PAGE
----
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Symmetry and conservation... which is first?

  1. Jan 3, 2016 #1
    I have a question.

    According to Noether's theorem,
    "For each symmetry of the Lagrangian, there is a conserved quantity."

    But soon I thought that I can also prove
    "For each conserved quantiry, there is a symmetry of the Lagrangian."

    Actually I can prove the second statement if I start prove from back, although it seems unnatural...

    So... Symmetry and Conservation.
    Which is first?
    Which concept is more fundamental than another?
    (the image is from http://www.people.fas.harvard.edu/~djmorin/chap6.pdf )

    Attached Files:

  2. jcsd
  3. Jan 3, 2016 #2


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    Neither is more fundamental, it depends on your point of view. They are equivalent statements. Such statements appear in many different contexts and if you have come to the level of Noether's theorem you should already be familiar with them.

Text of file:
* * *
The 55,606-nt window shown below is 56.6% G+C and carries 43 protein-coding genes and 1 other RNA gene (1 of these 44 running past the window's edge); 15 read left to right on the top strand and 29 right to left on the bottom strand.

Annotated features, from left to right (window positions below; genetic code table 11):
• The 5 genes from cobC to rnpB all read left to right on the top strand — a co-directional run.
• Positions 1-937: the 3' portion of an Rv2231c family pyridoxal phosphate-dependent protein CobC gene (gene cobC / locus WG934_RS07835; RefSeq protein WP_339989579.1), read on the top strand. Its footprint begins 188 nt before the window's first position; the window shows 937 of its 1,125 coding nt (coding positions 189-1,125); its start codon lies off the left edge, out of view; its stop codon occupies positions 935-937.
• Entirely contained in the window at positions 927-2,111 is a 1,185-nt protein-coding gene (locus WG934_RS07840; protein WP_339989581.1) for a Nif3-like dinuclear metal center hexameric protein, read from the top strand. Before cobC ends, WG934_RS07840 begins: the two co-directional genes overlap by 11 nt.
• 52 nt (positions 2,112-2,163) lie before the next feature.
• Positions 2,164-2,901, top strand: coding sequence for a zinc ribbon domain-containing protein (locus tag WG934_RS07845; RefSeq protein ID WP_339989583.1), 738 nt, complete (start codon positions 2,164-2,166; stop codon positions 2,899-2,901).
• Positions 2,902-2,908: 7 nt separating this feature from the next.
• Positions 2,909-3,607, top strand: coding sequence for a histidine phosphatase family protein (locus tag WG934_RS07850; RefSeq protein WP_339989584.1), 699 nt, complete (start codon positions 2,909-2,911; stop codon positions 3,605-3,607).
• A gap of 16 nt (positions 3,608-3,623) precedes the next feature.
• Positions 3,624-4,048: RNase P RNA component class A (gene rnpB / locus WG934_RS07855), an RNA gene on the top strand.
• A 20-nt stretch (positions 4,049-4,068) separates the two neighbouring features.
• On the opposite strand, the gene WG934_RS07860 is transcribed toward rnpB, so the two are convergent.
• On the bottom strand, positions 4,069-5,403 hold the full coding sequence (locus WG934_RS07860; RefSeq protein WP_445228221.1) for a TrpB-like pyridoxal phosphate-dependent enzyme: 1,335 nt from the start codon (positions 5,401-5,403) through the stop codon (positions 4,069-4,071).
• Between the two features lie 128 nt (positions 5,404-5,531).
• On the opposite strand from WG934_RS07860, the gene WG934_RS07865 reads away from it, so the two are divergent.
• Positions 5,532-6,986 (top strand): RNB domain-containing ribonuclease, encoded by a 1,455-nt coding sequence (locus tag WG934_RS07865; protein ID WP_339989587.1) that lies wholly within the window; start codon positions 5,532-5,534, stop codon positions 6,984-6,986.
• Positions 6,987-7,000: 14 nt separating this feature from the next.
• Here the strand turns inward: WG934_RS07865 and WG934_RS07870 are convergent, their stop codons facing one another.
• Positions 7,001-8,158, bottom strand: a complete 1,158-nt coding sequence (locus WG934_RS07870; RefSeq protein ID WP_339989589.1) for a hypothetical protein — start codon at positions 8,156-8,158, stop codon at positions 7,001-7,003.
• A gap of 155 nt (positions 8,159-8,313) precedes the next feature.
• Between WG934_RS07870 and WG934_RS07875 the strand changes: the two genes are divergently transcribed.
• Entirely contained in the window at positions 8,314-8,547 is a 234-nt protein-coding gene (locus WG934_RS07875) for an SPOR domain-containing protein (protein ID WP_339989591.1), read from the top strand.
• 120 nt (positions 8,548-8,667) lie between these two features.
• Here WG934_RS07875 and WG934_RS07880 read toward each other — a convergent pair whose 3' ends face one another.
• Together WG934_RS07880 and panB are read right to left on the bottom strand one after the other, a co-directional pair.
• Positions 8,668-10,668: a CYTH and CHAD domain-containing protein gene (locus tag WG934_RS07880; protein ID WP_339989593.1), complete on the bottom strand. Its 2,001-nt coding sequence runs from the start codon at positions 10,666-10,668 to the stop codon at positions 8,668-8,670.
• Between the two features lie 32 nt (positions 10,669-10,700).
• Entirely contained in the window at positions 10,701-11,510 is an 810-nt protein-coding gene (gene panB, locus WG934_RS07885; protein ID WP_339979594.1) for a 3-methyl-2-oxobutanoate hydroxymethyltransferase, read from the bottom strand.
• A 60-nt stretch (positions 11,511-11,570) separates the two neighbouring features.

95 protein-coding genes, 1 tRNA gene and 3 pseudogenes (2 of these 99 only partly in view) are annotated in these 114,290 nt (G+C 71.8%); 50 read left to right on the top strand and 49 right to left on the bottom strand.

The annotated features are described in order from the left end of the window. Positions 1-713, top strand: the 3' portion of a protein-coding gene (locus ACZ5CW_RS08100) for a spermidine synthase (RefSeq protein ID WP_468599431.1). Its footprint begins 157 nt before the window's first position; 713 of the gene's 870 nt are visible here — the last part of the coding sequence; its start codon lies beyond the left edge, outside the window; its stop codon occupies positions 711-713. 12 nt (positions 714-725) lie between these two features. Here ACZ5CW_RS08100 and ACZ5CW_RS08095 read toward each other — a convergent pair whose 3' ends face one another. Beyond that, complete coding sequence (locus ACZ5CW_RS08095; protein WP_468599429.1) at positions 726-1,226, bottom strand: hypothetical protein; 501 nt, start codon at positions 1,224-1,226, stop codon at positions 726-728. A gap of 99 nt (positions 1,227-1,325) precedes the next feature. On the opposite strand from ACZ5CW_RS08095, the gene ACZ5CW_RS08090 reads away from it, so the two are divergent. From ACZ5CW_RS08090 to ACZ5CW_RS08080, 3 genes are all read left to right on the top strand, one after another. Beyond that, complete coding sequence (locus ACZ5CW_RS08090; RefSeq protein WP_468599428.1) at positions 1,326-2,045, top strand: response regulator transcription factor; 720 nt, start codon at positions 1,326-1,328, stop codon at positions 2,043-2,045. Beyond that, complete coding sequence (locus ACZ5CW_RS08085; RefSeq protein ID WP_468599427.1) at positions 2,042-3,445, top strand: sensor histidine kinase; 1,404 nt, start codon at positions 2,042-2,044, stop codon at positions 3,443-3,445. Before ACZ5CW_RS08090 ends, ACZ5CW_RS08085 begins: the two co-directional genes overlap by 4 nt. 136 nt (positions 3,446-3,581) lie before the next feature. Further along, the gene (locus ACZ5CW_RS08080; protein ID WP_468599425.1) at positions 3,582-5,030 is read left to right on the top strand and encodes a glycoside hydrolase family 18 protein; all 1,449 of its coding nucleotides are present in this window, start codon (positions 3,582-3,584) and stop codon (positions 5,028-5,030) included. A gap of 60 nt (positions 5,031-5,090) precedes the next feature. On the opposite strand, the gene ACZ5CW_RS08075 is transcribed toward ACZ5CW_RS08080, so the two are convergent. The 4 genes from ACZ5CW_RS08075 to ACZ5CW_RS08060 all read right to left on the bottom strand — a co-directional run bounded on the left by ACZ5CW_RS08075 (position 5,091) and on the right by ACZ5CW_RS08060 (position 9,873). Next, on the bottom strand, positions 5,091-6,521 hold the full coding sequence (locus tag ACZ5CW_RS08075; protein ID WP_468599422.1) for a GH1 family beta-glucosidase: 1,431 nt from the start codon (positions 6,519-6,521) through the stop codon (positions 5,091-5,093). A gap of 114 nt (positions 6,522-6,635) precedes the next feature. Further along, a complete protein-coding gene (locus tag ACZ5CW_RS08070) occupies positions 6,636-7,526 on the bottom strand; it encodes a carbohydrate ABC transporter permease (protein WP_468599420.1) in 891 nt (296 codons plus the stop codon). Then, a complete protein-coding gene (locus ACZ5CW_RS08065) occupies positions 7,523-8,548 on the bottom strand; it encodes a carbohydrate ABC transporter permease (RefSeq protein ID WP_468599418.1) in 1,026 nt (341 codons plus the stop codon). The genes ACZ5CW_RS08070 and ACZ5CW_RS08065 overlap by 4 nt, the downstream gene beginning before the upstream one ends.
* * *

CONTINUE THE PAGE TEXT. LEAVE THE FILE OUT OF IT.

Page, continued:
4. Jan 3, 2016 #3


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    That's a matter of methodology, I guess. I think in the early days the conservation principles were considered to be more fundamental, but nowadays the symmetries are considered to be the fundamental thing. You start from some symmetry principles, which restricts the form of the Lagrangian you can write down, and from that the conservation laws are derived. It's not always a clear cut; e.g. in general relativity you have to use more principles than just this.

    Hope this helps.
  5. Jan 3, 2016 #4


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    Yes, it's a one-to-one-relationship: Each one-parameter Lie symmetry of a Hamiltonian system leads to the conservation of the generator of this one-parameter Lie group and vice versa any conserved quantity is the generator of a one-parameter Lie symmetry. Noether has been even more general, including also gauge symmetries for systems with constraints. For a nice review, see

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